An opponent of a $400 million wind farm planned for Otago was dealt a blow on the opening day of an Environment Court appeal hearing.
The Upland Landscape Protection Society announced it was seeking an adjournment 10 minutes into a three-week hearing over TrustPower’s 100-turbine proposal for Lake Mahinerangi, 50km west of Dunedin.
The request was denied.
Society member Ewan Carr had argued the hearing should be adjourned to allow a judicial review in the High Court over the Mahinerangi proposal and Meridian’s planned $1.5 billion Project Hayes wind farm.
He said the society had also not heard if its application to the Government’s Environmental Legal Assistance (ELA) fund had been successful.
Asked if the appeal hearing would be a waste of time because of the judicial review, TrustPower barrister Les Taylor replied it would be if there was a real issue “and not a last-minute appeal to throw a spanner in the works”.
Judge Jeff Smith and three commissioners unanimously denied the open-ended adjournment application.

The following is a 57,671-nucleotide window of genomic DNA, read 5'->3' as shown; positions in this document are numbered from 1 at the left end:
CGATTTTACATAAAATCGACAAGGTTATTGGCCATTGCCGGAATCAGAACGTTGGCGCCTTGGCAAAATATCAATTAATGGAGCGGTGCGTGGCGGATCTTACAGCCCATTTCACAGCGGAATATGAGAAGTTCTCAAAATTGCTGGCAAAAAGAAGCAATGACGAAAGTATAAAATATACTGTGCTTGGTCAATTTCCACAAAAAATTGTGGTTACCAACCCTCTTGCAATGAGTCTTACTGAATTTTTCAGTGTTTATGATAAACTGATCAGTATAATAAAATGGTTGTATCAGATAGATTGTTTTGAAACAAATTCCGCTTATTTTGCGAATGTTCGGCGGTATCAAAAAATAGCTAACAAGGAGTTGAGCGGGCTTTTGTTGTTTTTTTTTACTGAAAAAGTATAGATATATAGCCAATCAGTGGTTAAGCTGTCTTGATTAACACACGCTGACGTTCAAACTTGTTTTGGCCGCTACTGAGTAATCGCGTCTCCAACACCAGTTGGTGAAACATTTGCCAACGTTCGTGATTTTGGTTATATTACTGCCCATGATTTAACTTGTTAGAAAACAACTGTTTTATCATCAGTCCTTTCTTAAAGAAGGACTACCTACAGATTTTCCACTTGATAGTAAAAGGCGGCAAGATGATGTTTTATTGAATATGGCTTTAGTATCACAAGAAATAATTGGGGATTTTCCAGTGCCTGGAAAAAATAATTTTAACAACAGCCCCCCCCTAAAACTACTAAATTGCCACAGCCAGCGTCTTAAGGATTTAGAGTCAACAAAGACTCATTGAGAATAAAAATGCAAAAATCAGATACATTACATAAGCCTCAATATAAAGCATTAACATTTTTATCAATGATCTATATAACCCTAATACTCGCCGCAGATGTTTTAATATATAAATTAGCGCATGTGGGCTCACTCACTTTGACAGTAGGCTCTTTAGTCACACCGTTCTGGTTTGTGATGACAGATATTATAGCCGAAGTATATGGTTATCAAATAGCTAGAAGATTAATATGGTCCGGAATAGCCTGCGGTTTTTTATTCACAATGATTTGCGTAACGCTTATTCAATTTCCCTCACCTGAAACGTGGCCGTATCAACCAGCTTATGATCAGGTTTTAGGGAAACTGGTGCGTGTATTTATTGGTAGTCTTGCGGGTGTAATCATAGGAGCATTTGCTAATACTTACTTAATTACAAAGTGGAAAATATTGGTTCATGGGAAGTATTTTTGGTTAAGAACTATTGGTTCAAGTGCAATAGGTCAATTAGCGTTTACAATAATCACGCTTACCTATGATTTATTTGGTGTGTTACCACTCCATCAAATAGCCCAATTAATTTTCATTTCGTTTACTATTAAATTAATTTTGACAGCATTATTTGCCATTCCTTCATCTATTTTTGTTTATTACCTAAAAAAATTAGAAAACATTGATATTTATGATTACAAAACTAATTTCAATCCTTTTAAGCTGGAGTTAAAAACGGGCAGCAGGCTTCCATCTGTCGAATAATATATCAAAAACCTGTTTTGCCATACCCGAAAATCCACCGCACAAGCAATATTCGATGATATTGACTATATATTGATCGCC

The society had not followed the court’s directions, laid down five months earlier and its reasons for the application were not valid, the court ruled.
The court also allowed one of TrustPower’s key landscape witnesses, Frank Boffa, to appear today because he leaves for the United States tomorrow.
Ironically, in the afternoon the society heard it had been allocated $30,000 in ELA funding.
But Carr’s plea to the court to put off Boffa, giving the society more time to engage and instruct a lawyer, was denied.
Carr described the adjournment’s denial as disappointing but understandable.
“We had an expectation it would be very difficult to achieve an adjournment, given the fact the society didn’t have its socks up.”
Carr said the society had the same chance of winning and it would still pursue its High Court action.
The society, which appealed the Mahinerangi proposal on broad grounds including environmental concerns, will call no witnesses and, as of yesterday, had not engaged a lawyer.
15 April 2008
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